There were several incidents of ‘throwdowns’ - where foreign weapons or equipment such as pistols, small hand-held radios, weapon magazines and grenades were placed on victims for the purpose of ‘site exploitation photography’. In essence, members of the ADF were attempting to portray victims as legitimate targets or combatants to conceal deliberate unlawful killings. There were also practices of ‘blooding’, where junior soldiers were required by their patrol commanders to shoot a prisoner to achieve their ‘first kill’. ‘Throwdowns’ would be placed and a cover story created for operational reporting, and soldiers were subject to a ‘code of silence’.
A small number of patrol commanders and their protegees (corporals or sergeants) have been found to be responsible. The Inquiry has not conclusively reported on the motivations of these individuals, but has listed several possible intentions: (1) ‘clearing’ the battlefield of people believed to be ‘insurgents’ in disregard of the Laws of Armed Conflict; (2) ‘blooding’ new members of the patrol and troop; and (3) out-scoring other patrols in the number of enemy killed in action achieved.
Although direct criminal responsibility has not been found at the higher levels of the ADF, the Brereton report has not absolved them of responsibility. It calls for Special Operations Task Group troop, squadron and task group Commanders to bear moral command responsibility and accountability for the actions of corporals and sergeants. It pinpoints indirect contributions of senior-level officers by accepting deviations from professional standards, sanitising or embellishing reports and failing to challenge accounts given from lower-level officers.
However, these factors have not resulted in alleged liability for senior-level officers under the doctrine of command responsibility (see section 268.115 Criminal Code). Under this legal doctrine of liability, senior-level officials can be responsible for war crimes if they have a sufficient degree of command and control over their subordinates. However, the facts suggest that superior officers were not in a position, organisationally or geographically, to influence the Special Operations Task Group. Moreover, they had responded appropriately when allegations arose, with investigations only being frustrated through ‘outright deceit by those who knew the truth’. Thus, the report concluded that: ‘there was little opportunity for the Commanding Officer of any Special Operations Task Group rotation to create a Special Operations Task Group culture’.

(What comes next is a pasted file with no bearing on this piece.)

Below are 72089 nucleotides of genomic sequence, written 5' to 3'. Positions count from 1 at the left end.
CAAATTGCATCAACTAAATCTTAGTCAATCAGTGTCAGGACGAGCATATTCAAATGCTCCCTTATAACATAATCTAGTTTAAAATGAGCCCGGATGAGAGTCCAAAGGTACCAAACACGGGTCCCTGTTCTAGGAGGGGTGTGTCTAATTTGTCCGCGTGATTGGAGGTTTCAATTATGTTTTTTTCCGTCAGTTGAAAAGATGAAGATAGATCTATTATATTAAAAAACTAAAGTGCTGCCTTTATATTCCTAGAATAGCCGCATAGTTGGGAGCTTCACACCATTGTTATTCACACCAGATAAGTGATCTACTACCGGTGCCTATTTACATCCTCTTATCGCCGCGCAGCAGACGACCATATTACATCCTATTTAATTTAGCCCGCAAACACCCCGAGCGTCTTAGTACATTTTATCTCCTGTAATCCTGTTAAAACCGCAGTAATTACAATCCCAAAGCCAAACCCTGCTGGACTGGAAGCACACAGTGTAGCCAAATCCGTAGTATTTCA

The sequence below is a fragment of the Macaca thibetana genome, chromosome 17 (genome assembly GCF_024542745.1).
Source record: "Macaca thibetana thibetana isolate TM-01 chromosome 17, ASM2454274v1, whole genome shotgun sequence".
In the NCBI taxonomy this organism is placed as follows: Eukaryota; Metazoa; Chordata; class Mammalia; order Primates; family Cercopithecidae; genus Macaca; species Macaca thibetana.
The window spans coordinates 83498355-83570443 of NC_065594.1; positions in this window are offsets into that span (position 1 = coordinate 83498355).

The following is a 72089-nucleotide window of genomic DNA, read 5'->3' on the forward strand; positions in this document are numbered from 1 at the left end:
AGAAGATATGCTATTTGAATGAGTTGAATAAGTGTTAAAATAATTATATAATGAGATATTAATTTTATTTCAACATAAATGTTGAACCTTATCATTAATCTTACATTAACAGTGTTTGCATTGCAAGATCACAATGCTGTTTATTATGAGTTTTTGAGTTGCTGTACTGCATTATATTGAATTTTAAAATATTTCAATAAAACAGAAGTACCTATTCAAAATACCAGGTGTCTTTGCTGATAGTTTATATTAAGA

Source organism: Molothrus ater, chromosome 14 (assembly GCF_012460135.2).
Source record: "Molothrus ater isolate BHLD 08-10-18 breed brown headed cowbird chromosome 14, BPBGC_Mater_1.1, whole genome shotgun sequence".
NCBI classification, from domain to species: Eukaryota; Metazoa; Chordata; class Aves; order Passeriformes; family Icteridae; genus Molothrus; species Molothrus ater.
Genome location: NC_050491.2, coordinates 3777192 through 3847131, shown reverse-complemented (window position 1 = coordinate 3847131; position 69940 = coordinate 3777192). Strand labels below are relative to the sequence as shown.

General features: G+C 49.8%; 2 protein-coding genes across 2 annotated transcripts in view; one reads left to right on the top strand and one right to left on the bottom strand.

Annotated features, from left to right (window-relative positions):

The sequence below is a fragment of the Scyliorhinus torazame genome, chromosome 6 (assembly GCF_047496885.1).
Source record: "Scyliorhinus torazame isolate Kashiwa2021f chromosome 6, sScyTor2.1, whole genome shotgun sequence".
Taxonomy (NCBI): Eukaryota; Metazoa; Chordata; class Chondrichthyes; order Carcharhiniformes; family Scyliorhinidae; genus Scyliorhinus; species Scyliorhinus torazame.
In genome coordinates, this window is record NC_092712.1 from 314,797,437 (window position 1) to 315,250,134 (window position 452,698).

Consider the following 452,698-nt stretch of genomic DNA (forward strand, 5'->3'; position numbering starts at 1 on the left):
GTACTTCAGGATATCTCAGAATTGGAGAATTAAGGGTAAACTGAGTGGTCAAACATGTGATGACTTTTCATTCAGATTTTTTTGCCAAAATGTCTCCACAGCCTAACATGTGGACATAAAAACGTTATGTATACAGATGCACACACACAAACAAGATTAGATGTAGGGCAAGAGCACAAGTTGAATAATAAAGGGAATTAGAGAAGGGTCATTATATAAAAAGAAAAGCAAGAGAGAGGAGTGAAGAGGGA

Major General Justice Brereton, who led the Inquiry, has described the acts of ADF officers in Afghanistan as ‘disgraceful and a profound betrayal’ of the ADF. Since the release of the Inquiry’s report, the chief of the ADF, General Angus Campbell, has accepted all 143 recommendations outlined in the Inquiry. This includes referrals to a new office of the special investigator to consider criminal prosecutions, changes in the ADF’s organisational structure and an apology to the people of Afghanistan.
The involvement of Australia in war crimes is another blow in Australia’s international image, which has already been marked by acknowledgement of genocide and crimes against humanity during the Stolen Generations by UN Special Rapporteur Tauli-Corpuz and breaches of international refugee and human rights law in Australia’s asylum seeker detention policies by UN Special Rapporteur Crépeau.
The Brereton report also has serious ramifications for Australia’s Western allies, as it sets a precedent for Western countries to finally be held accountable for their own conduct in armed conflicts. Already, advocates are calling for British and American defence forces to be investigated for war crimes in Afghanistan. Australia’s support for international organisations and instruments designed to end impunity such as the International Criminal Court has also been weakening, with diplomats joining U.S. and U.K. scepticism for its efficiency and efficacy.
Over the next few years, Australians will witness prosecutions that mark dark moments in Australian history. This will be the first time that the war crime provisions of the Criminal Code will be utilised in Australian courts, serving as a stark reminder to all of what the Geneva Conventions and the Rome Statute were designed to prevent.
Kelly Phan is a fifth year Law/Arts student at Monash University. She is broadly interested in international criminal law and justice and has completed an internship with the Coalition for the International Criminal Court. She is also the Marketing and Communications Director for Young Diplomats Society.